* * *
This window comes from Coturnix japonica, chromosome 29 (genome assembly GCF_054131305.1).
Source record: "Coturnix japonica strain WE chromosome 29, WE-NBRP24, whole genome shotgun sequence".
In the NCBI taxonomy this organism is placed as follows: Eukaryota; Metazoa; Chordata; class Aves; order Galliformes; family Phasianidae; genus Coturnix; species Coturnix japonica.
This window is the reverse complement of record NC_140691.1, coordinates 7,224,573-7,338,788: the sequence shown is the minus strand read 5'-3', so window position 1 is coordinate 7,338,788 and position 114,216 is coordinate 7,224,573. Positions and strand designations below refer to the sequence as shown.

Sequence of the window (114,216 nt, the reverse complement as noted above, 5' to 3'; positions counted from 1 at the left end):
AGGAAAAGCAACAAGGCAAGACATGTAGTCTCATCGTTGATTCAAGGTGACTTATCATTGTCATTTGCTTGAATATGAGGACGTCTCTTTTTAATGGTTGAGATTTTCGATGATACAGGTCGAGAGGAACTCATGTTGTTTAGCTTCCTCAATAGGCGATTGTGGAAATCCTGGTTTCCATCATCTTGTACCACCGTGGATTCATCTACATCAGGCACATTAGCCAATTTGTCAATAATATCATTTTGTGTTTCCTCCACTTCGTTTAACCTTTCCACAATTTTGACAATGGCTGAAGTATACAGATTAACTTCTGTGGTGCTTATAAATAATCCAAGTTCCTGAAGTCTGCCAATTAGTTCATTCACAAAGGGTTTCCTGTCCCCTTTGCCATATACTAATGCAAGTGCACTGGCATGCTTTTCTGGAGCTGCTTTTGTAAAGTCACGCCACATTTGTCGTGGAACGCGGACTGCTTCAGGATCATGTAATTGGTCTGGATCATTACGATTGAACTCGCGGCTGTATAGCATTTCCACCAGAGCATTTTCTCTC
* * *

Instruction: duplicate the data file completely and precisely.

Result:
This window comes from Coturnix japonica, chromosome 29 (genome assembly GCF_054131305.1).
Source record: "Coturnix japonica strain WE chromosome 29, WE-NBRP24, whole genome shotgun sequence".
In the NCBI taxonomy this organism is placed as follows: Eukaryota; Metazoa; Chordata; class Aves; order Galliformes; family Phasianidae; genus Coturnix; species Coturnix japonica.
This window is the reverse complement of record NC_140691.1, coordinates 7,224,573-7,338,788: the sequence shown is the minus strand read 5'-3', so window position 1 is coordinate 7,338,788 and position 114,216 is coordinate 7,224,573. Positions and strand designations below refer to the sequence as shown.

Sequence of the window (114,216 nt, the reverse complement as noted above, 5' to 3'; positions counted from 1 at the left end):
AGGAAAAGCAACAAGGCAAGACATGTAGTCTCATCGTTGATTCAAGGTGACTTATCATTGTCATTTGCTTGAATATGAGGACGTCTCTTTTTAATGGTTGAGATTTTCGATGATACAGGTCGAGAGGAACTCATGTTGTTTAGCTTCCTCAATAGGCGATTGTGGAAATCCTGGTTTCCATCATCTTGTACCACCGTGGATTCATCTACATCAGGCACATTAGCCAATTTGTCAATAATATCATTTTGTGTTTCCTCCACTTCGTTTAACCTTTCCACAATTTTGACAATGGCTGAAGTATACAGATTAACTTCTGTGGTGCTTATAAATAATCCAAGTTCCTGAAGTCTGCCAATTAGTTCATTCACAAAGGGTTTCCTGTCCCCTTTGCCATATACTAATGCAAGTGCACTGGCATGCTTTTCTGGAGCTGCTTTTGTAAAGTCACGCCACATTTGTCGTGGAACGCGGACTGCTTCAGGATCATGTAATTGGTCTGGATCATTACGATTGAACTCGCGGCTGTATAGCATTTCCACCAGAGCATTTTCTCTC